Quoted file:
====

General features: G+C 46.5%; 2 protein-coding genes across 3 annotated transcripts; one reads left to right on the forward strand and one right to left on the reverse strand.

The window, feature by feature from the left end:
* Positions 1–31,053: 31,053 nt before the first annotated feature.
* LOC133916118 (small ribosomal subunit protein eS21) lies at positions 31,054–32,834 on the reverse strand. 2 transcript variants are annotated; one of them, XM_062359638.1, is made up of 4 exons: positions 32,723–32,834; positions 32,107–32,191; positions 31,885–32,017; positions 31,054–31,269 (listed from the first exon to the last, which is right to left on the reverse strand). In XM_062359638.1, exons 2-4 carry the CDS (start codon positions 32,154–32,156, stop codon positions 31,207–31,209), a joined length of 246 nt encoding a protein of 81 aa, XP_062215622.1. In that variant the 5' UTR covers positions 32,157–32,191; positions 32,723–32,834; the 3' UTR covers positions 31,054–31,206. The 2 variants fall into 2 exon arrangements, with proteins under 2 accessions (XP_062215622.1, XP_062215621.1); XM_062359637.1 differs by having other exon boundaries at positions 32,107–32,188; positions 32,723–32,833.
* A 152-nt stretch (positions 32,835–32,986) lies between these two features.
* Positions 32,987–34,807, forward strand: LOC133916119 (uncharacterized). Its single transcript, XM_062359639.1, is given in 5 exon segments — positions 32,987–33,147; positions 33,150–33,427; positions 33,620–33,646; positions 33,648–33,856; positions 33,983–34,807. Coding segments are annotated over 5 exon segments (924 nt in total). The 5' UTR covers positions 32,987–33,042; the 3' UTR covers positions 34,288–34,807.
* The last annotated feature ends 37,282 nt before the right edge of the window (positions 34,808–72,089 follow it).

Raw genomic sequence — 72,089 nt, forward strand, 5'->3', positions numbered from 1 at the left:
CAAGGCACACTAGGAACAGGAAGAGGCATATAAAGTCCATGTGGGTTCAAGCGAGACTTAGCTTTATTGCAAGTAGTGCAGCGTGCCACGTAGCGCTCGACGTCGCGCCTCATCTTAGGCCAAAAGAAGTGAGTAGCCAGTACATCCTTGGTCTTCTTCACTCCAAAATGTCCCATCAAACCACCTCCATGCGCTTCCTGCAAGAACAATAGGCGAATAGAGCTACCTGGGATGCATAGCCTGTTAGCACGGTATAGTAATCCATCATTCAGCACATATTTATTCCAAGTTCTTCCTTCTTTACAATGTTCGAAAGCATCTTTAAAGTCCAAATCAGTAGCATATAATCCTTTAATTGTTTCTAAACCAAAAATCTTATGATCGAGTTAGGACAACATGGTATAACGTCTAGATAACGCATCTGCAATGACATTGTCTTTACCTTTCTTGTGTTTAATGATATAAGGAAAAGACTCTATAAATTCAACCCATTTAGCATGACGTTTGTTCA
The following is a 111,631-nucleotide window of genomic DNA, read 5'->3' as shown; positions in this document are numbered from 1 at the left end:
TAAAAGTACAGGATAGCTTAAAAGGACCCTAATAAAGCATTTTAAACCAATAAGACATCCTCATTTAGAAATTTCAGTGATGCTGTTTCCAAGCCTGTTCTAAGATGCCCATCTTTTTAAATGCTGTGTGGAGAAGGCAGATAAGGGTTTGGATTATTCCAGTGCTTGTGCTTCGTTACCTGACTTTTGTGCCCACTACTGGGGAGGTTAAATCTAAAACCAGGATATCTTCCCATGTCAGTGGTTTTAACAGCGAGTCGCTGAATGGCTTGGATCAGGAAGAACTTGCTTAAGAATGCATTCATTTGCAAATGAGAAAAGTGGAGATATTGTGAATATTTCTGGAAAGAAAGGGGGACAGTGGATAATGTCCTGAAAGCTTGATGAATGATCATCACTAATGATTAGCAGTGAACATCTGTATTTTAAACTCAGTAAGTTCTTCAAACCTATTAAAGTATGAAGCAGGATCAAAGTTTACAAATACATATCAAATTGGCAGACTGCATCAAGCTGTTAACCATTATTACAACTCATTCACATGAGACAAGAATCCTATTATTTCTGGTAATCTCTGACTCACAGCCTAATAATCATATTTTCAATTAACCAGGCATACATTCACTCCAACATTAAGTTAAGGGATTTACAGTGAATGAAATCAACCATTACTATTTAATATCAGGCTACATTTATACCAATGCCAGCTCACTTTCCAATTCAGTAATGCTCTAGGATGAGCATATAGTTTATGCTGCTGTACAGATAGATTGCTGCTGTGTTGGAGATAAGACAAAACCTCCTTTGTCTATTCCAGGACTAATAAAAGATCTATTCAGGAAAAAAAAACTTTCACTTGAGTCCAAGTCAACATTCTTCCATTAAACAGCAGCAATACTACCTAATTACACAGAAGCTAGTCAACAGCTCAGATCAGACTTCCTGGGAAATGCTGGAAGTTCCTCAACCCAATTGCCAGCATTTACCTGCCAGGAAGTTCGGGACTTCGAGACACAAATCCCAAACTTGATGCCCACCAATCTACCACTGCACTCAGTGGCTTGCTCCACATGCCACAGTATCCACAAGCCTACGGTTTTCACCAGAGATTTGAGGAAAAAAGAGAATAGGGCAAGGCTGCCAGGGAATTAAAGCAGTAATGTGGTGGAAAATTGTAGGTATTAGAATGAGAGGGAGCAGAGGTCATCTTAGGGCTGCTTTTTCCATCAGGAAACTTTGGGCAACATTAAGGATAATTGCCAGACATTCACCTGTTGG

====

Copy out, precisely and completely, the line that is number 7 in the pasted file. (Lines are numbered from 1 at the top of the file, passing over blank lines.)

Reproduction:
* The last annotated feature ends 37,282 nt before the right edge of the window (positions 34,808–72,089 follow it).